Jan 06, 2023

December 2022 LFS: Blowing past expectations, a stellar and unexpected rebound for Canada’s labour market

Today’s year-end data shows the strength of Canada’s labour market. At 5%, the December unemployment rate is back down near the record lows that we saw six months ago. We also had another impressive and unexpected gain of 104,000 jobs, following subdued November figures. This gain was broad-based across industries and provinces. It was also mostly led by full-time, private-sector positions for youth workers. Wage growth remained above 5% for a seventh consecutive month.

A single blemish on an otherwise stellar report is that hours worked were little changed from November. All in all, it leaves us anticipating another hike by the Bank of Canada (BoC) later this month as they continue to try and slow down this piping hot job market.

Marwa Abdou, Senior Research Director, Canadian Chamber of Commerce

Key Takeaways

  • At 5.0%, the unemployment rate is only slightly above near 40-year record low of 4.9% seen in June and July.
  • December experienced an increase of nearly 104K jobs (+0.5%) as employment continues an upward trend. This gain, which defied market expectations (of +5 to 10K jobs), was driven by an increase for full time (+85K) and private sector work (+112K).
  • Fully recouping cumulative losses from July to September, employment among youth (age 15-24) had an impressive gain of 69K jobs.
  • Although employment among people in the core working ages (25-54) was little changed, employment rate among women in this group showed an almost three-decade record high. Looking at year-over-year (y-o-y) figures – 81.0% of core-aged women were employed in 2022. Also, immigrant women workers saw a rate boost from 2019 (+9.7%).
  • Hours worked saw little changefrom November – only up 1.4% y-o-y despite December’s massive job gain.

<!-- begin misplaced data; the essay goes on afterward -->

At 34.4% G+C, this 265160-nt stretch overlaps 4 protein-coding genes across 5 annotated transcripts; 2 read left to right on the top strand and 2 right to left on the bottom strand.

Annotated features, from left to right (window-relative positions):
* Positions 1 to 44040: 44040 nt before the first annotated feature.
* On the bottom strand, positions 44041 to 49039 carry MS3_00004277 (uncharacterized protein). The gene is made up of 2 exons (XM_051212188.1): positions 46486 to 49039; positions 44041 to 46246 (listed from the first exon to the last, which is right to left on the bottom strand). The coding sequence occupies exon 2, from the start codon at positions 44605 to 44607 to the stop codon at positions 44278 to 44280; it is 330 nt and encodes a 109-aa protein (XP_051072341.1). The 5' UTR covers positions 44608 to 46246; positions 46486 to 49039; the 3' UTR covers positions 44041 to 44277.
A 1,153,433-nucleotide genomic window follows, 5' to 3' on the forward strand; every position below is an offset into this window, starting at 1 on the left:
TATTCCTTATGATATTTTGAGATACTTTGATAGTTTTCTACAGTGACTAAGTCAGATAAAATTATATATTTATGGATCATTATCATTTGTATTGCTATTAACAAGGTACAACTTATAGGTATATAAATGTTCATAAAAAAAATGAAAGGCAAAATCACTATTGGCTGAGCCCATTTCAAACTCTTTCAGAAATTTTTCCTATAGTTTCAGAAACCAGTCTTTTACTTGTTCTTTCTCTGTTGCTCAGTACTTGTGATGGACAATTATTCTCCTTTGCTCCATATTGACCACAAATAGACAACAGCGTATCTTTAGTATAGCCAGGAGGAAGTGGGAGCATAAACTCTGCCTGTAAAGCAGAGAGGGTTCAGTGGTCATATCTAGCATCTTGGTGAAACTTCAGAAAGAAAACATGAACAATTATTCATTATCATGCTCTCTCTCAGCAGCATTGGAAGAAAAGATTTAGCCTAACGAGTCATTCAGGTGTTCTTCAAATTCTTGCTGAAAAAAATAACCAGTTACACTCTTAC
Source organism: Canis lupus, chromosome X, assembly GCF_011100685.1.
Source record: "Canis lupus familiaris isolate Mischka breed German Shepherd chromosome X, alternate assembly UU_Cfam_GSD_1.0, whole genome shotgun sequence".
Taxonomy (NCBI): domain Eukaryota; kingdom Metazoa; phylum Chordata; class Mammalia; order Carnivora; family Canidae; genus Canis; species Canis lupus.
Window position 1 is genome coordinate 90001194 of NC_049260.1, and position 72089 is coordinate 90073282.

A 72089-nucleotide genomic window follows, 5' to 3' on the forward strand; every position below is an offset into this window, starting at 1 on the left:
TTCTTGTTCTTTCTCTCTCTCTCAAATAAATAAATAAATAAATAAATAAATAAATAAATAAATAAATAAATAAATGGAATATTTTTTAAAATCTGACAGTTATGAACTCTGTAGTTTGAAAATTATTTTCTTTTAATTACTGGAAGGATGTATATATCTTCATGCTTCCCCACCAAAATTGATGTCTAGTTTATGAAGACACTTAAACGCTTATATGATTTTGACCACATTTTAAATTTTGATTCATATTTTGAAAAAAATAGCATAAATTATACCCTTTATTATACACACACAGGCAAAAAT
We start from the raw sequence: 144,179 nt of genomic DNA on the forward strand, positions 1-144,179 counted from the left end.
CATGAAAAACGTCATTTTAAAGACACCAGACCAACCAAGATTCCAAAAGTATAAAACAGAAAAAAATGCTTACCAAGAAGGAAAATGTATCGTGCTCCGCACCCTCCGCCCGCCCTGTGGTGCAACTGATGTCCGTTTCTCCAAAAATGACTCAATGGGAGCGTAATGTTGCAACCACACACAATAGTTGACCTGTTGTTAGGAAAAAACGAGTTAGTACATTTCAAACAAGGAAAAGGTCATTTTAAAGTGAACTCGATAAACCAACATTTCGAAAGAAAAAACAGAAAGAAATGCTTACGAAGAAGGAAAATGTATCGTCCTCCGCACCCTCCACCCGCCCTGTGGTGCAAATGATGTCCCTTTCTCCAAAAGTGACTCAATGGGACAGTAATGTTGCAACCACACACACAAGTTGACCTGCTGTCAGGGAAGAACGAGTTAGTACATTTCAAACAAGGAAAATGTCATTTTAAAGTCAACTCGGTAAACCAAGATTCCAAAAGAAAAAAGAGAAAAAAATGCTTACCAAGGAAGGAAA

• December data highlighted an increase in staff absenteeism (8.1% compared to pre-pandemic average of 6.9%) due to illness as elevated cases of influenza and other respiratory viruses continue in many parts of the country.
  • Average hourly wages remain strong at 5.1% though growth has decelerated. This is the seventh consecutive month that hourly wages have remained above the 5% mark. This is still well behind the country’s inflation rate (6.8% in November).
  • Provincial employment increased across six provinces (Ontario, Alberta, British Columbia, Manitoba, Newfoundland and Labrador, and Saskatchewan). Ontario (+42K), Alberta (+25K) and British Columbia (+17K) clocked in the job growth figures from November.
  • Job gains were widespread across multiple service sector industries, including construction (+35k), transportation (+29k), culture and recreation (+25k), as well as professional and other services (+23K). Still, there were industries that slightly contracted including manufacturing (-8K), retail and wholesale trade (-9K), education (-10k) and health (-17K).
  • All in all, December’s strong headline data increases the likelihood that the BoC will announce an additional interest rate hike by the end of this month. With working hours not budging, it also remains to be seen how this will translate in GDP figures.

Summary Tables

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